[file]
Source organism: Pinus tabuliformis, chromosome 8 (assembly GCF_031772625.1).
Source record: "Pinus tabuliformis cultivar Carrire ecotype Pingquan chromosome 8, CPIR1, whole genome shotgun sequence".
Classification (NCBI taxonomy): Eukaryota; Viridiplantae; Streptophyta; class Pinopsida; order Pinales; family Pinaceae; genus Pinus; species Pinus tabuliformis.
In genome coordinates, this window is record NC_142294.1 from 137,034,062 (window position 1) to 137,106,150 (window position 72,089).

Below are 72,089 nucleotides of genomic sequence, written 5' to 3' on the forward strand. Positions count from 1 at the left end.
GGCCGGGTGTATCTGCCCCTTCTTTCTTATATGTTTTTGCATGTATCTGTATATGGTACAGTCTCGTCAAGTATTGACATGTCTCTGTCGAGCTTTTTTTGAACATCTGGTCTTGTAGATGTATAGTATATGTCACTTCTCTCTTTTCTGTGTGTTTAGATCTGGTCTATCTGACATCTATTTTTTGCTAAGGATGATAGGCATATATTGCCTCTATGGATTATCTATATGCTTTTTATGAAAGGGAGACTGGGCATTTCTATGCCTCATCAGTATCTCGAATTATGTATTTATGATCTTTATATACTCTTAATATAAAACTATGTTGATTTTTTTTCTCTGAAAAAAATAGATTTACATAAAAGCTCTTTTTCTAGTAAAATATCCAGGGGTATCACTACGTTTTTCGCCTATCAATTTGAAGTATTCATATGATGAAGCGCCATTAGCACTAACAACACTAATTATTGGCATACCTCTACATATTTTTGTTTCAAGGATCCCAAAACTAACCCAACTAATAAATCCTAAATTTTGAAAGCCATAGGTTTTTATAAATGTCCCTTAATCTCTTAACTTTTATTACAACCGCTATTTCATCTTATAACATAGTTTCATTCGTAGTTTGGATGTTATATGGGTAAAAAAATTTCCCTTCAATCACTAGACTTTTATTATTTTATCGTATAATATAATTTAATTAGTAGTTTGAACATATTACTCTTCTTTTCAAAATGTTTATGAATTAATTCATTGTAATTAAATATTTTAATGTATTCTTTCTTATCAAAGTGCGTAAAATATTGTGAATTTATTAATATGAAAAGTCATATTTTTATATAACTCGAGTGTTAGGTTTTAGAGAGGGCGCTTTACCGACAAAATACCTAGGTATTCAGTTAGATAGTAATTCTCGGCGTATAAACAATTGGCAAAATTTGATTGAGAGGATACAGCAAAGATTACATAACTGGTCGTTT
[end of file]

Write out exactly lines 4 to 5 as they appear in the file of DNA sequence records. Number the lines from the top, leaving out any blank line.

In genome coordinates, this window is record NC_142294.1 from 137,034,062 (window position 1) to 137,106,150 (window position 72,089).

Below are 72,089 nucleotides of genomic sequence, written 5' to 3' on the forward strand. Positions count from 1 at the left end.